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Monday, 18 October 2010

Event Summary and Info: International Translation Day

It seems like forever since I attended the International Translation Day conference at Free the Word in Farringdon. In reality it was just over two weeks ago. I have been under the weather hence the general lack of blogging since this event.

The ordinary course of my working life does not bring me into the field of translation or translated literature. So why then was I attending a conference in which I was one of the few people in the audience who knew nothing about it? Because my fair readers, I am trying to change that! I am planning a project - Young Cultural Creators - the theme is literature in translation. I will be working with twelve students across the 8 - 12 year old age range. Our aims are to use literature as a stimulus for creativity. We will also be getting out of school and into local creative spaces - i.e. museums, libraries, archives, galleries. Exciting stuff!

Who chose the theme for said project? Moi! Why did I want to explore the theme of translation? Because children should have access to literature from other cultures and thus enrich their own.

So I attended the conference and in the evening was joined by the lovely Caroline from Portrait of a Woman. The final seminar was hosted by Book Trust and was the launch of National Children's Book Week (a post about that another time perhaps).

So these are some of the things that came out of a day full of seminars and from the perspective of someone who knew nothing about the translation industry.

Translated Literature is important because:
  • We want to be able to read great books from around the world
  • It enables us to be a part of something bigger than ourselves
  • It is a process of cooperation
  • In a world of discord, conflict and anxiety literature can cross this divide and encourage unity and understanding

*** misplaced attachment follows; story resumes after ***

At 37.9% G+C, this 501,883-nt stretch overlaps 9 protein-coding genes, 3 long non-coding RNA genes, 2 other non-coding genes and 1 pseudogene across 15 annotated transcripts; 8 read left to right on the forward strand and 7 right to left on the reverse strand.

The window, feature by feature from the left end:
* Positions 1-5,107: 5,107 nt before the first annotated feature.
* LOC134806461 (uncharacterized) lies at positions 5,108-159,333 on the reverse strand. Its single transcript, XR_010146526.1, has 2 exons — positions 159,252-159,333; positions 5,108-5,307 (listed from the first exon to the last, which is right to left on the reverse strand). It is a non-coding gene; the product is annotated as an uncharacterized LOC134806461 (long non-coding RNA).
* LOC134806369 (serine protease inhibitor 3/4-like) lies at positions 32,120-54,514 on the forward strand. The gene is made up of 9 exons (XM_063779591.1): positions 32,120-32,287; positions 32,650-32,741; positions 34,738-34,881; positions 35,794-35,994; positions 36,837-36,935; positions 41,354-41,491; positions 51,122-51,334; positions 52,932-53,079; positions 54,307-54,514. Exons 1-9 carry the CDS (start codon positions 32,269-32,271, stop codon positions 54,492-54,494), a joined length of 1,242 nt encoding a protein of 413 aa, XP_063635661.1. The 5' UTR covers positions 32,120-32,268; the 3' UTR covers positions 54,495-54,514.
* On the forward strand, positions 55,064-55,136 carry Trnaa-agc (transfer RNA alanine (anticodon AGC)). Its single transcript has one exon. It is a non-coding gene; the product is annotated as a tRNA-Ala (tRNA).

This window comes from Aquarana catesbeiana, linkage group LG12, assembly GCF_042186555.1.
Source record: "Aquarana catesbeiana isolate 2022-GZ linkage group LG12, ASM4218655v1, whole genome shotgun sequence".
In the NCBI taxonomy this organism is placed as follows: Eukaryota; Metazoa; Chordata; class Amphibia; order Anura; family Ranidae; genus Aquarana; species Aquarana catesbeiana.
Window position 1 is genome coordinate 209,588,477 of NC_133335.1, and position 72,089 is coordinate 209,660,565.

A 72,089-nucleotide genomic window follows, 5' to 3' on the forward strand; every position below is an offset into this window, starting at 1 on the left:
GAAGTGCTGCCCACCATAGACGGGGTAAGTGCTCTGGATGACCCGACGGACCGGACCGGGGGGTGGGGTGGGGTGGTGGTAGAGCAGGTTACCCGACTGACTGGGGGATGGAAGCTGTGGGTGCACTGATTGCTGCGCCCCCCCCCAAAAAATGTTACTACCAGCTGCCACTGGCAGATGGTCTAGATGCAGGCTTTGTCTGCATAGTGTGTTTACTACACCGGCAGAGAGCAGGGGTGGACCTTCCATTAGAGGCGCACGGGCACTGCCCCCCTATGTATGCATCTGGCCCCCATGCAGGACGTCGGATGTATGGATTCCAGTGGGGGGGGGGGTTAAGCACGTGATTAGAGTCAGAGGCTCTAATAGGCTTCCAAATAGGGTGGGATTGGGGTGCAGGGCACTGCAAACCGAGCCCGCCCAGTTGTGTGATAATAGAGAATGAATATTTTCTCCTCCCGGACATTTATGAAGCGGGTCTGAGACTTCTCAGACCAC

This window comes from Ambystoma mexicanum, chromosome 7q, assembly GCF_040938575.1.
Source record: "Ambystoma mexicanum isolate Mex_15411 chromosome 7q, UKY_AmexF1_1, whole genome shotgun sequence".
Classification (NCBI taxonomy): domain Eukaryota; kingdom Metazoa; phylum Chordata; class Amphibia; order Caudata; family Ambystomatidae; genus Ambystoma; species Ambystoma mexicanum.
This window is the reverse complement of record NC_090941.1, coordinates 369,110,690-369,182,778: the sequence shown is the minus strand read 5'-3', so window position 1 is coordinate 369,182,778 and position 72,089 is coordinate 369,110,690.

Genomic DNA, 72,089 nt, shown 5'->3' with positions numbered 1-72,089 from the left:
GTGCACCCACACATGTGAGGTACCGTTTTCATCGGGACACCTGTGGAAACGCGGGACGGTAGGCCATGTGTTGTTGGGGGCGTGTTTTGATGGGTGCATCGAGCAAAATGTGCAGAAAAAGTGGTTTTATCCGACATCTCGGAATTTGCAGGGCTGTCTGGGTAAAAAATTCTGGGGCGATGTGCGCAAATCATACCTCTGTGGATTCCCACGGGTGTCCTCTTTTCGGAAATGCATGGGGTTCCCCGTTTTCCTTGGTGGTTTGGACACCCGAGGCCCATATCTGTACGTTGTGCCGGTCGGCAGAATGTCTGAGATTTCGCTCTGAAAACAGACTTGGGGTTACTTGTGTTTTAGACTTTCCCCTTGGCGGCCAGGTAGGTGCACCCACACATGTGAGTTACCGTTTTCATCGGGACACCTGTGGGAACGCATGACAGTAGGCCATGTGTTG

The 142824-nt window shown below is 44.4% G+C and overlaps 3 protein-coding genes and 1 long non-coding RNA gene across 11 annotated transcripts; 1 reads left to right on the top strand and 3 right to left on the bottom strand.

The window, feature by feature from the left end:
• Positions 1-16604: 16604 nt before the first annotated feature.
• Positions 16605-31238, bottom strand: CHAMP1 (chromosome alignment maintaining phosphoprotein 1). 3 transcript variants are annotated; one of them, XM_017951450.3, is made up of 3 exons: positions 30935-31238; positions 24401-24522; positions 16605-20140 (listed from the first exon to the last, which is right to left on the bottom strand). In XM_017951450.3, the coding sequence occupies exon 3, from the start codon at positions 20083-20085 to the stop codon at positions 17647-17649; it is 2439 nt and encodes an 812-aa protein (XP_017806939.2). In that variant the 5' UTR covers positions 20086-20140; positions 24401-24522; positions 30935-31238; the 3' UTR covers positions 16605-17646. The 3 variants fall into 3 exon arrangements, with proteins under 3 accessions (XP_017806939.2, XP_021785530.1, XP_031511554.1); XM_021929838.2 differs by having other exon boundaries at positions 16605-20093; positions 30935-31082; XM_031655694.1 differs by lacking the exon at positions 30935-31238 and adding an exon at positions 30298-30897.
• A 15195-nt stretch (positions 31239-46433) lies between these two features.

English Pen - the organisation who set up the conference - have working on a Global Translation Initiative to identify some of the key problem areas in the translated literature industry. They conducted an international survey and the findings are still being analysed but they gave a short summary of their initial interpretations. Firstly, the biggest barrier to the publication of translated literature is the cost. 77% of the respondents cited cost as being the problem.

There was also a huge issue of perception that readers are not interested in reading translated literature. Of course, this is a fallacy. I am interested in translated literature. Remember The Unit! That was such an amazing book.  Caroline is a champion of translated literature and Steig Larsson has taken the best seller list by storm. I conclude that this myth about perception is a self-fulfilling prophecy.

There are many organisations in the UK working to change attitudes towards translated fiction. In London there are lots of projects with universities and schools to try to encourage students to continue studying a language into GCSE, A Level and First Degrees. One of the largest problems in England is that studying a language is optional and so very few students choose to study it further.

Some of the actitvites / ideas being used to promote translation in schools are:
  • Language Ambassasors
  • Interpreting Workshops
  • Film Festivals
  • Subtitling activities
  • Manga Workshops
  • Cultural references in Video Games
  • Bringing Translation Professionals in to host talks/ workshops
  • Parents telling stories in cultural heritage languages and using these for translation
There are certainly lots of ideas to start thinking about here. One of the things that came out of the Book Trust panel was that translation is two fold. The first level being the translation of the words. The second being the translation of culture. This is definitely something I will be taking with me into the planning for Young Cultural Creators.